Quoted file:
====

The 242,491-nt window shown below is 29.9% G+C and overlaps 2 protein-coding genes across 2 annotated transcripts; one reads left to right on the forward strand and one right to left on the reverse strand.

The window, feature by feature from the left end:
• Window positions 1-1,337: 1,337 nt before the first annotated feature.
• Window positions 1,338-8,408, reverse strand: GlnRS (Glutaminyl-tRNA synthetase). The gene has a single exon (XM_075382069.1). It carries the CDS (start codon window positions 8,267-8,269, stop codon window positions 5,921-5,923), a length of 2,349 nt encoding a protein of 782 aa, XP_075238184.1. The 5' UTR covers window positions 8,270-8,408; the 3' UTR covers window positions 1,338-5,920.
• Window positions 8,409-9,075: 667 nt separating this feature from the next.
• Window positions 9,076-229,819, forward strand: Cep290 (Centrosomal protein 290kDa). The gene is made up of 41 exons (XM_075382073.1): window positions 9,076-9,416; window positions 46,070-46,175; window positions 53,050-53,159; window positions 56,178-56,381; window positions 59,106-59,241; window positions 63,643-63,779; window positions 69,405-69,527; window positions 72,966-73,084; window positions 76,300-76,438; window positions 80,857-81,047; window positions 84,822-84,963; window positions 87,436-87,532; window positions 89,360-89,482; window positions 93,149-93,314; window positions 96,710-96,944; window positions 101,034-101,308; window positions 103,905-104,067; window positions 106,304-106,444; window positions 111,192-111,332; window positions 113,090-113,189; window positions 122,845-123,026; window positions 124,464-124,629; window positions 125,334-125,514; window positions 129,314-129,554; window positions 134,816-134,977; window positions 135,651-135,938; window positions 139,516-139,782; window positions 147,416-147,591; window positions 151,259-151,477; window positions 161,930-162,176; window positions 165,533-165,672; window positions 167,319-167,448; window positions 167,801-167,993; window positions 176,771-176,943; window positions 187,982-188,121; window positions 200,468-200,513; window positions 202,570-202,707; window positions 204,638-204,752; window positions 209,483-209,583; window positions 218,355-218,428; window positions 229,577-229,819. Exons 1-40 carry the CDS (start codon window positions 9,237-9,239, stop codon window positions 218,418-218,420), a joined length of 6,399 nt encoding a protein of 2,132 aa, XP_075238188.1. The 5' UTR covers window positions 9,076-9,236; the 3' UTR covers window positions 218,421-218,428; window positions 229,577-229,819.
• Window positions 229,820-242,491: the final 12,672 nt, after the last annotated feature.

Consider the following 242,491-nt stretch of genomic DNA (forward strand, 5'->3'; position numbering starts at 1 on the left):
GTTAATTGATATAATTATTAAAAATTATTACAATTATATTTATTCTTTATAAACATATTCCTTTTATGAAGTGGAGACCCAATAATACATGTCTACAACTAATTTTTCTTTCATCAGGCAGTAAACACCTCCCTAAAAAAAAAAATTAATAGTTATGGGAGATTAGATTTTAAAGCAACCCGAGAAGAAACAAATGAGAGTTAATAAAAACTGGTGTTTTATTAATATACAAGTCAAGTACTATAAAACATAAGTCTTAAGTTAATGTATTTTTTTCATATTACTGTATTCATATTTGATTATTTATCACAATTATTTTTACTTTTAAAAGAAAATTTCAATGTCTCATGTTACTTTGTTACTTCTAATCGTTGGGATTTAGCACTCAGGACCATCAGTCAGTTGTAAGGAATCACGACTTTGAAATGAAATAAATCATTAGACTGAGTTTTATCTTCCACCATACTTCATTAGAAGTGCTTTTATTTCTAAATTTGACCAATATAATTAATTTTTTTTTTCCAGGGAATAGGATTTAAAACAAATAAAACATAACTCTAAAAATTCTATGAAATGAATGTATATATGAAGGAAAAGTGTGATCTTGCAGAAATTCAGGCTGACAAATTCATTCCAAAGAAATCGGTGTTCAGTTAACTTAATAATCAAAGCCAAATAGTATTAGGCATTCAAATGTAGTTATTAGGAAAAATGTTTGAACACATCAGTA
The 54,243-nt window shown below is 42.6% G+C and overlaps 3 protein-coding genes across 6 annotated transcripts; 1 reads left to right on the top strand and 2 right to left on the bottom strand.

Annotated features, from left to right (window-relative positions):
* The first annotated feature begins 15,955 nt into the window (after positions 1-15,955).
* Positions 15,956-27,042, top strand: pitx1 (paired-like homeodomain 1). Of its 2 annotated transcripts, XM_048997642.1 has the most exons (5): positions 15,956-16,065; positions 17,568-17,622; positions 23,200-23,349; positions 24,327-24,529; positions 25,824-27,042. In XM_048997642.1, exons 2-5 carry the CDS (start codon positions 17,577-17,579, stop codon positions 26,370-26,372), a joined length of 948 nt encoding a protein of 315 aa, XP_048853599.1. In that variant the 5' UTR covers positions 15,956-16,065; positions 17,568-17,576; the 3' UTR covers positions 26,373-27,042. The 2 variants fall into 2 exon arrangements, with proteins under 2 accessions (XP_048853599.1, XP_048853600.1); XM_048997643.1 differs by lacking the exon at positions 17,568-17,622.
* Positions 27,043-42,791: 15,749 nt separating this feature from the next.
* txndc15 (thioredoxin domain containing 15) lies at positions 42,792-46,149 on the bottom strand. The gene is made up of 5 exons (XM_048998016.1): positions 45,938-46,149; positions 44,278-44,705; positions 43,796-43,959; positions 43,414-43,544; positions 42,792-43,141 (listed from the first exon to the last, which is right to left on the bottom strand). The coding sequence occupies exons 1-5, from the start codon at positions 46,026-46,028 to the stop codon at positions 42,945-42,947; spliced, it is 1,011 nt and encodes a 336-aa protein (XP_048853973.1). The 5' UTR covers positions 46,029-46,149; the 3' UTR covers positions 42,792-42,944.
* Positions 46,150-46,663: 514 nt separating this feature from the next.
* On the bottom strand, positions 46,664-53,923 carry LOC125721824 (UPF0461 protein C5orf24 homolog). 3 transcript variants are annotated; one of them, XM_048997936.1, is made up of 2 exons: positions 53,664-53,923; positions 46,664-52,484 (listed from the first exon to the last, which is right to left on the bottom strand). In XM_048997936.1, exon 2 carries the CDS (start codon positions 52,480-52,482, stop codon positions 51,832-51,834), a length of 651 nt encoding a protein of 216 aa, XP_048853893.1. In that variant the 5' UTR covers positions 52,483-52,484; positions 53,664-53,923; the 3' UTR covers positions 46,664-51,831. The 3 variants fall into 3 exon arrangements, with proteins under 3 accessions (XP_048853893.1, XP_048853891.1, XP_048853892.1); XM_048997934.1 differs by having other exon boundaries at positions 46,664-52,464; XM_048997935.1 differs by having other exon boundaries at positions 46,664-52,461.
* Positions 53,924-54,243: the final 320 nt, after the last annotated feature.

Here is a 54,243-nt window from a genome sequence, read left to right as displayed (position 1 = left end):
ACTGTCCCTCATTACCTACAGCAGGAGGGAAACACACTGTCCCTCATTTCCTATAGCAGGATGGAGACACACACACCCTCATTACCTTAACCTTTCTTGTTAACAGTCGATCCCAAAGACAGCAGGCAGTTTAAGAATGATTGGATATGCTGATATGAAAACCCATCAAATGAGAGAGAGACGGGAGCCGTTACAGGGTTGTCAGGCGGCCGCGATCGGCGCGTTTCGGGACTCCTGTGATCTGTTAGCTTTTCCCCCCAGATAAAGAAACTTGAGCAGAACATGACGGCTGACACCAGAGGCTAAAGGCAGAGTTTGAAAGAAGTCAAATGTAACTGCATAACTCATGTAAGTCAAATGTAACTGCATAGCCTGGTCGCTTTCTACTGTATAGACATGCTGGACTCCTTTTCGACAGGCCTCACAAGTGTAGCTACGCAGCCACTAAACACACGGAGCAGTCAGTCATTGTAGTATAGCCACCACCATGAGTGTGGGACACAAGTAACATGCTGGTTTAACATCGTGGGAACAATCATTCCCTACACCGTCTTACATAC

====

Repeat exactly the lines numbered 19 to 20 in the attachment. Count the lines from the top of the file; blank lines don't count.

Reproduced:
Here is a 54,243-nt window from a genome sequence, read left to right as displayed (position 1 = left end):
ACTGTCCCTCATTACCTACAGCAGGAGGGAAACACACTGTCCCTCATTTCCTATAGCAGGATGGAGACACACACACCCTCATTACCTTAACCTTTCTTGTTAACAGTCGATCCCAAAGACAGCAGGCAGTTTAAGAATGATTGGATATGCTGATATGAAAACCCATCAAATGAGAGAGAGACGGGAGCCGTTACAGGGTTGTCAGGCGGCCGCGATCGGCGCGTTTCGGGACTCCTGTGATCTGTTAGCTTTTCCCCCCAGATAAAGAAACTTGAGCAGAACATGACGGCTGACACCAGAGGCTAAAGGCAGAGTTTGAAAGAAGTCAAATGTAACTGCATAACTCATGTAAGTCAAATGTAACTGCATAGCCTGGTCGCTTTCTACTGTATAGACATGCTGGACTCCTTTTCGACAGGCCTCACAAGTGTAGCTACGCAGCCACTAAACACACGGAGCAGTCAGTCATTGTAGTATAGCCACCACCATGAGTGTGGGACACAAGTAACATGCTGGTTTAACATCGTGGGAACAATCATTCCCTACACCGTCTTACATAC